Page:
CFPB continues overdraft program data collection, seeks survey

September 15, 2015

WASHINGTON (9/15/15)--Consumer Financial Protection Bureau (CFPB) staff updated CUNA and other financial trade associations on the status of potential rulemakings in a meeting Monday. Despite a pre-rule action on overdraft programs appearing on the bureau’s last rulemaking agenda, the CFPB said is still gathering information on overdraft programs.

“The bureau is still doing data collection on overdraft programs, which is important so it can better understand how consumers use these products,” said Leah Dempsey, CUNA’s senior director of advocacy and counsel, who attended the meeting. “So we think this makes it unlikely that any action happens in the fall.”

Luke Martone, senior director of advocacy and counsel for CUNA, also attended.

The CFPB issued a notice last week requesting information on point of sale and ATM overdraft disclosure forms. The bureau has requested to the Office of Management and Budget that it conduct a national web survey of 8,000 individuals as part of this study. Comments are due by Nov. 3.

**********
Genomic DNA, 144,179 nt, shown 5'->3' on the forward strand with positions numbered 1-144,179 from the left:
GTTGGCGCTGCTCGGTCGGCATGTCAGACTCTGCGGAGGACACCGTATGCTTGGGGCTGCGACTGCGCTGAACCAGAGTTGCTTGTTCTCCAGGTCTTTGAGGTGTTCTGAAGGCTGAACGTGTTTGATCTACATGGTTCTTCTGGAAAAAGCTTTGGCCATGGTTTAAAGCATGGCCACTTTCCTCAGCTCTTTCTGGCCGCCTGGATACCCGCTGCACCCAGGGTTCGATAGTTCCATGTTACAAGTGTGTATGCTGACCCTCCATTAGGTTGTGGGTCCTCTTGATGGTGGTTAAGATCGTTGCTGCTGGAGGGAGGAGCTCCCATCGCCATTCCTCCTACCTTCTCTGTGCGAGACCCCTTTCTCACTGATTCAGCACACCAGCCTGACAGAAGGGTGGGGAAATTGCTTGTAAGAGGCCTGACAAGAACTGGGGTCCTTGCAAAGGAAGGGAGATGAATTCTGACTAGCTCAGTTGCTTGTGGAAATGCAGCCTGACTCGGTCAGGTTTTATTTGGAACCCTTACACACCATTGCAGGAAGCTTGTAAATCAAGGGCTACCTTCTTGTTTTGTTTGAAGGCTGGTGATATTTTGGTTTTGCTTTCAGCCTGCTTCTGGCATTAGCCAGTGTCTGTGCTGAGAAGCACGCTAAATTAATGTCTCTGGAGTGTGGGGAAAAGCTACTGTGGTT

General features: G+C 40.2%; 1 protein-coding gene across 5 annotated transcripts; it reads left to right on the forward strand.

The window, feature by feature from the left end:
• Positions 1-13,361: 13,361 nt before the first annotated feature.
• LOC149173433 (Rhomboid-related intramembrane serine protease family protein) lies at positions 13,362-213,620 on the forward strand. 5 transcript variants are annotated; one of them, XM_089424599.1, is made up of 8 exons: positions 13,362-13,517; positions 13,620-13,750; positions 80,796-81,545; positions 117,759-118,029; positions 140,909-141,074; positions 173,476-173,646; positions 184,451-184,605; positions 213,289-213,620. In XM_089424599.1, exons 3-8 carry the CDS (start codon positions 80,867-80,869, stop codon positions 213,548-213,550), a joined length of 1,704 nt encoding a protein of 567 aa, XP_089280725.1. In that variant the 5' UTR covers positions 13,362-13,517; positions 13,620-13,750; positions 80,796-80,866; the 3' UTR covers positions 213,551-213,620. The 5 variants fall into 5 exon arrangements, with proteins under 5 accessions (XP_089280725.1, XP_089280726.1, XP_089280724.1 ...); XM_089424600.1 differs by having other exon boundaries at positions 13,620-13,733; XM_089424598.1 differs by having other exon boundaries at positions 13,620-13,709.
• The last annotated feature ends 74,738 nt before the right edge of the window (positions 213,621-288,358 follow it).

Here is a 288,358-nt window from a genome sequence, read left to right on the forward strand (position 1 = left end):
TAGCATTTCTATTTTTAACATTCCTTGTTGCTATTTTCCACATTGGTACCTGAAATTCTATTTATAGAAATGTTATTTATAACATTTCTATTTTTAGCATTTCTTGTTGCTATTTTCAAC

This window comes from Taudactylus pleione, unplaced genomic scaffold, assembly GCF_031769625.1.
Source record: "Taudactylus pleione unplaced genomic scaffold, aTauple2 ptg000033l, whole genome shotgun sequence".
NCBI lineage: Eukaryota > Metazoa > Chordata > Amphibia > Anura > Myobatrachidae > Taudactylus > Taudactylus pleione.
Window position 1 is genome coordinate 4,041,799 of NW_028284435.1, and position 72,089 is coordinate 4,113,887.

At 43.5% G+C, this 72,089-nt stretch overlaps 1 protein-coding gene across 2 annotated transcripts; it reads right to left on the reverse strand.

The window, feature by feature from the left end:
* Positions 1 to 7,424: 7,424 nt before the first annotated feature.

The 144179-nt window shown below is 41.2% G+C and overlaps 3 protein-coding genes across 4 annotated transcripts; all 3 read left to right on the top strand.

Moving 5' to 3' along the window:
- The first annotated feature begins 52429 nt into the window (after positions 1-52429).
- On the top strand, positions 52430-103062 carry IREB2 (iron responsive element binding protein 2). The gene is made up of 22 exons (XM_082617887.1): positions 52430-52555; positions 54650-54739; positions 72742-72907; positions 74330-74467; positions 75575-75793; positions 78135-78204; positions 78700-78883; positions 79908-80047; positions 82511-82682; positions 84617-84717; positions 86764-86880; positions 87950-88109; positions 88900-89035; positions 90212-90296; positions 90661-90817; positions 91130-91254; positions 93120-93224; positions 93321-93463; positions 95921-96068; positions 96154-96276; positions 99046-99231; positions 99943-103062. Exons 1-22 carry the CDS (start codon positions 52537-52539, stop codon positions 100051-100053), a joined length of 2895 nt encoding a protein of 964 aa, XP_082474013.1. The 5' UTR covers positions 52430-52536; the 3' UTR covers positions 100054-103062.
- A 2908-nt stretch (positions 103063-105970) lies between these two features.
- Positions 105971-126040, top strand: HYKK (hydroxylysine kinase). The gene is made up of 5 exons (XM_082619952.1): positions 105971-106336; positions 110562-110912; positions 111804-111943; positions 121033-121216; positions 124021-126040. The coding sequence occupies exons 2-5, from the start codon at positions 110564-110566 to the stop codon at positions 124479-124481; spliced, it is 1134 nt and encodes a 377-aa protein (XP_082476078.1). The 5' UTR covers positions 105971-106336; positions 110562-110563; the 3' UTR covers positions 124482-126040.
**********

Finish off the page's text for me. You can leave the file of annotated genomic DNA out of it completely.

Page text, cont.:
CUNA, along with the other organizations present Monday, urged the CFPB to allow industry stakeholders a chance to see they survey while the comment period is still open, allowing them to incorporate thoughts on the survey into comment letters.

The CFPB agreed and indicated that the public will have a chance to comment on a draft version of the survey.

CUNA wrote to the CFPB in June regarding its examination of overdraft programs. CUNA urged the bureau to consider the value consumers place on overdraft programs as a convenient, as well as the costs to credit unions associated with providing the service.

The CFPB’s payday lending plan, first released in March, was also discussed. The bureau indicated that it is still engaging with stakeholders that will be impacted by the rulemaking, as well as other regulators.

CUNA, in a letter sent to the bureau in June, told the CFPB that while they support stronger consumer protections, the NCUA PAL program is an important alternative to predatory loans, and any rulemaking should not impact credit unions ability to offer these and similar loans.

 The Government Accountability Office is also investigating whether the CFPB has properly assessed the impact of the proposal.  


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